NEW DELHI: Even as the 45th GST Council meeting increased taxes on many goods and services, it is probably just the beginning of more rate ‘rationalisation’ if the statement by the finance minister, who was speaking with the media after the GST Council meeting on Friday, is anything to go by. While explaining the reason for not extending compensation to states beyond June 2022, the finance minister said in the press briefing that the Revenue Neutral Rate (RNR) prescribed at the time of Implementation of GST was 15.3% but the weightage average GST rate currently is only 11.6%. “We made a presentation in the meeting to apprise the states of the revenue situation,” finance minister Nirmala Sitharaman said.
The Centre seems to have managed to convince the states given the lack of outrage from the latter.
While the Council has decided to set up a Group of Minister (GoM) to rationalise the rates and review exemptions from the point of view of revenue augmentation, the GST Council decided to increase GST on a number of items during the meeting in Lucknow.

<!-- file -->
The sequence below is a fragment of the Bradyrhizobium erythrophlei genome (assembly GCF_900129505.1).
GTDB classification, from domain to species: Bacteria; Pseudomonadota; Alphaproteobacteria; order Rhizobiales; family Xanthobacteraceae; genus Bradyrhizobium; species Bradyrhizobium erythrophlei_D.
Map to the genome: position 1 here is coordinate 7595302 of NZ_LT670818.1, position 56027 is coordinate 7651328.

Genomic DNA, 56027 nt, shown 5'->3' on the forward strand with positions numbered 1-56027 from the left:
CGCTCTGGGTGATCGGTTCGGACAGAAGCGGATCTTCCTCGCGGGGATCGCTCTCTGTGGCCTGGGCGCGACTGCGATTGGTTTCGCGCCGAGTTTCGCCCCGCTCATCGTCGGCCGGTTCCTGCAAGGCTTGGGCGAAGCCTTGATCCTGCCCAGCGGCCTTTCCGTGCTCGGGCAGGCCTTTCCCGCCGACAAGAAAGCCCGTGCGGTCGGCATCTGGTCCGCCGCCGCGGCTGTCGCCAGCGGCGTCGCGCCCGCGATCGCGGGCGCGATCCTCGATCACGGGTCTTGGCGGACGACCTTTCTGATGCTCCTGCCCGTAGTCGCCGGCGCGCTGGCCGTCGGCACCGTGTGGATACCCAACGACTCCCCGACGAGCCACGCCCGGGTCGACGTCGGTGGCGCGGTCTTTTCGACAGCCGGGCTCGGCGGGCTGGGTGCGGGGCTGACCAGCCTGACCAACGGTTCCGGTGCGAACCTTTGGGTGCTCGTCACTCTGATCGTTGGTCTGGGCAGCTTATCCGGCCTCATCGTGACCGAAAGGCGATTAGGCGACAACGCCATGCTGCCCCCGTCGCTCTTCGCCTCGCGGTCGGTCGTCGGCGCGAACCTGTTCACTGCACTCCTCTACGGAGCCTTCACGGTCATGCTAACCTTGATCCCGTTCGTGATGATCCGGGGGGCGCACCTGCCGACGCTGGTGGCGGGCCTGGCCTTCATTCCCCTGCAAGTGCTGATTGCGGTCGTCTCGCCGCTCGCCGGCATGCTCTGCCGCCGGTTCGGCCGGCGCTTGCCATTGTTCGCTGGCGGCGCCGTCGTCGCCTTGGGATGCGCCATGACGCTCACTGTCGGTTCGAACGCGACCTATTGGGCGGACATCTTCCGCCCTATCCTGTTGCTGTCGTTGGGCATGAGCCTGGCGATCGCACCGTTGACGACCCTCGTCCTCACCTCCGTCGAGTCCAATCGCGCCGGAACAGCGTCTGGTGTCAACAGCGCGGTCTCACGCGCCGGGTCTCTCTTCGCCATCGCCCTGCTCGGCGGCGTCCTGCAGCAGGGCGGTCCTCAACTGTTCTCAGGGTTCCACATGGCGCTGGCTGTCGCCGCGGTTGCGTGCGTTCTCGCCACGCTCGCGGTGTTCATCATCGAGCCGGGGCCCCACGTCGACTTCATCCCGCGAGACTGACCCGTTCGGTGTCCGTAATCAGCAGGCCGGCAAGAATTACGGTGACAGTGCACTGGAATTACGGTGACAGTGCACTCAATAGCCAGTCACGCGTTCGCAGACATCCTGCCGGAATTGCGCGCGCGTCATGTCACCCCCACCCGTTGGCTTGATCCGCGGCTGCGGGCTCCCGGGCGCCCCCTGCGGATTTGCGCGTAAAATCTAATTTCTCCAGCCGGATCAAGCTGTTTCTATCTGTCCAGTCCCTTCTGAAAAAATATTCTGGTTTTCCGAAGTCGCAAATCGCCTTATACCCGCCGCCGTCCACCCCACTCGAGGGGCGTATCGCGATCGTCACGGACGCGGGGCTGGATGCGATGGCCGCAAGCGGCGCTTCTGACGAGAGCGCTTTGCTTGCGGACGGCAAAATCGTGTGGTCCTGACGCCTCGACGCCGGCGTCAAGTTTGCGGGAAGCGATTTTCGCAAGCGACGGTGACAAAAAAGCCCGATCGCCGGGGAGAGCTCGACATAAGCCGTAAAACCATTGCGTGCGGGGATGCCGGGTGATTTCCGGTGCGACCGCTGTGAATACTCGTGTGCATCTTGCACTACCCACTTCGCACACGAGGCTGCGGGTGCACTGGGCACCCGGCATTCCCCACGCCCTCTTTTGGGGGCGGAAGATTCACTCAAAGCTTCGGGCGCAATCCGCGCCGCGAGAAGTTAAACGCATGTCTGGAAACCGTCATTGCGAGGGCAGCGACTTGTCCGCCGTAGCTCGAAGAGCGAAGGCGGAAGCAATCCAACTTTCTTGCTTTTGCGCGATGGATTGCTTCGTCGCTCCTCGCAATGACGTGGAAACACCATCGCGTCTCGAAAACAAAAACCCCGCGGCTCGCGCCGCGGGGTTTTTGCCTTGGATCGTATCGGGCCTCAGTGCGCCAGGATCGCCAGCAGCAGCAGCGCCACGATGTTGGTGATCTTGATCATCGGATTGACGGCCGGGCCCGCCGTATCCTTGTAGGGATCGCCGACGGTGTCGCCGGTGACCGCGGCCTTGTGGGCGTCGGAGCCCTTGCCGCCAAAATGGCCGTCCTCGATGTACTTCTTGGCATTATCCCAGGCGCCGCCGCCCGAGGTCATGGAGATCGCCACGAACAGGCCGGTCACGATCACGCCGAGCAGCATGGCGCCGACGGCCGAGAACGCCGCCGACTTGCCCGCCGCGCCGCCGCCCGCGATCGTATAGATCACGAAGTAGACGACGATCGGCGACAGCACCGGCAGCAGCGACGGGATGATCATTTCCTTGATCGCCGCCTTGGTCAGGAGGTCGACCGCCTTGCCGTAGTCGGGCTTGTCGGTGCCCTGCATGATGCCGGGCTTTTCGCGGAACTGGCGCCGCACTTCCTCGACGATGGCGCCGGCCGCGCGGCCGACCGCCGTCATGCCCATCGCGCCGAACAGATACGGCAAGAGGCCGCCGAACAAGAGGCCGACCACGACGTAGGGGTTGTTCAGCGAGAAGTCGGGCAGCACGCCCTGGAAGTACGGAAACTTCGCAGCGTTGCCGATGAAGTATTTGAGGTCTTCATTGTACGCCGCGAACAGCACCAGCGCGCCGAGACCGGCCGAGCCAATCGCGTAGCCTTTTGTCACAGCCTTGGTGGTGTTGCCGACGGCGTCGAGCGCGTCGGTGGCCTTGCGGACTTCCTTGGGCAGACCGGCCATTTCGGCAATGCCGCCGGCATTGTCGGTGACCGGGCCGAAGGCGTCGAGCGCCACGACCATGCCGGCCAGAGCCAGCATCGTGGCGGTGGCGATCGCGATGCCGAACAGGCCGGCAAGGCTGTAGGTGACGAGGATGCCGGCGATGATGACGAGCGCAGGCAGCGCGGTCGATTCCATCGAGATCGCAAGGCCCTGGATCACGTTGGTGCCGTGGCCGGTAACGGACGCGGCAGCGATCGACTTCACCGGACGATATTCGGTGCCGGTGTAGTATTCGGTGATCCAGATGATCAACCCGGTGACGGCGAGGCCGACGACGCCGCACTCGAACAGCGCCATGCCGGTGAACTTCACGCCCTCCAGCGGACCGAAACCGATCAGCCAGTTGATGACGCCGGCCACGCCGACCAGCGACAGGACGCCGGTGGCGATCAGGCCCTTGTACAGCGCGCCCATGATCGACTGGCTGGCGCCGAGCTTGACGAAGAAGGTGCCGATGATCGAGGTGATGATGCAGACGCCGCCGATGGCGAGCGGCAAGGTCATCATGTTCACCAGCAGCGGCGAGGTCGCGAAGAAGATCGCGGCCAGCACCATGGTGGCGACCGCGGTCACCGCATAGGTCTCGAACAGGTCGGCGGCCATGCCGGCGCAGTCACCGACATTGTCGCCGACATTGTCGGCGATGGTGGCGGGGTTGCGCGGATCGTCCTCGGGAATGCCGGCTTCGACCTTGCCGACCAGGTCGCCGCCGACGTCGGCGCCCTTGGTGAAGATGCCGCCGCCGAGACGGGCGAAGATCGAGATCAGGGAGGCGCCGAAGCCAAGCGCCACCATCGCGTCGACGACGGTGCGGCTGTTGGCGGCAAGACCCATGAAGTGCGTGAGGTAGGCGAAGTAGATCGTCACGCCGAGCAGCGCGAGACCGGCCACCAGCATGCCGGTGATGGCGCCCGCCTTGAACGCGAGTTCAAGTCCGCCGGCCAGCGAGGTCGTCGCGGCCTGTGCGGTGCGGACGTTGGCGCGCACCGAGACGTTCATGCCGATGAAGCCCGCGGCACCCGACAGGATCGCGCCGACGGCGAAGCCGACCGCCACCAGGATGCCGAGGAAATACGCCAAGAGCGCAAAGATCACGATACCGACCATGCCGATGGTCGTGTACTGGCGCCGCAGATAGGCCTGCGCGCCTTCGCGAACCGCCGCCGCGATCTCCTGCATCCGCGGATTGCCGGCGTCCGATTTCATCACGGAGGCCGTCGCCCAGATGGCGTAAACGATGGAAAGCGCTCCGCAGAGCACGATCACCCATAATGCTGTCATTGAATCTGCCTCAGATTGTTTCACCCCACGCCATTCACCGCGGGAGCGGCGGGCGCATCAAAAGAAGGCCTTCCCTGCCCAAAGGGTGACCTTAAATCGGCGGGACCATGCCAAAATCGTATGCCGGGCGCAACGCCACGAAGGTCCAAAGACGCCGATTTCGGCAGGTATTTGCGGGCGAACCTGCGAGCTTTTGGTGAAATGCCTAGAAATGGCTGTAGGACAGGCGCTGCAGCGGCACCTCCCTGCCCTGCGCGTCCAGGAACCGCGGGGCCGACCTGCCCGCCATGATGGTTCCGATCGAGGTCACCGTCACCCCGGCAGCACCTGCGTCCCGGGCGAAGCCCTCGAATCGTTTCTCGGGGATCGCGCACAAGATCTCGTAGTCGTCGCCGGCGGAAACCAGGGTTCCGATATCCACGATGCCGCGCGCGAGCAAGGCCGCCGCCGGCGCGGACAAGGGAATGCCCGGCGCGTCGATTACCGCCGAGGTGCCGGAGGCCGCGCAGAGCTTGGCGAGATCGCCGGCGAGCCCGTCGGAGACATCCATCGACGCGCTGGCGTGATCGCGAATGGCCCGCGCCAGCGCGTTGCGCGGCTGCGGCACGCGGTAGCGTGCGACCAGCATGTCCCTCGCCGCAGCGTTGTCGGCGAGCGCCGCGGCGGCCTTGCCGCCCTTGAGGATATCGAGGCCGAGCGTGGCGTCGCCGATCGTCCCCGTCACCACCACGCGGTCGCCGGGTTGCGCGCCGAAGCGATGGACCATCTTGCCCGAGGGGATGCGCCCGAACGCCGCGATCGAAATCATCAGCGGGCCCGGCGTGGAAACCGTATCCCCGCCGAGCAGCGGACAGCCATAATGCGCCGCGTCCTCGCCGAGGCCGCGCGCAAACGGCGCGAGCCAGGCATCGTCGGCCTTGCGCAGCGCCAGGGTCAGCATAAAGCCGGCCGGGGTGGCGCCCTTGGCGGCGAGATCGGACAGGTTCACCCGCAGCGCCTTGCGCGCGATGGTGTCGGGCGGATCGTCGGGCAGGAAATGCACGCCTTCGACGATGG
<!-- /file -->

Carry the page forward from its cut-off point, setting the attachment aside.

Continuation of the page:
GST on ores of iron, copper, aluminium increased from 5% to 18%; specified renewable energy devices and their parts increased from 5% to 12%; rate on cartons, boxes, bags increased from 12% to 18%; parts and locomotives changed from 12% to 18%. GST on licensing to broadcast films also raised from 12% to 18%.
Many of these rate hikes are part of the policy to correct the inverted duty structure, under which the GST on inputs is higher than the GST on output. This leads to accumulation of unutilised input tax credit.
GST rate changes in order to correct inverted duty structure, in footwear and textiles sector, as was discussed in earlier GST Council Meeting. It was decided to implement the changes from 1 January 2022. When the GST was implemented in 2017, there were over 200 items which were in the 28% tax slab, but they were subsequently reduced to 18% or less. Currently, only 37 categories of items are in the 28% slab.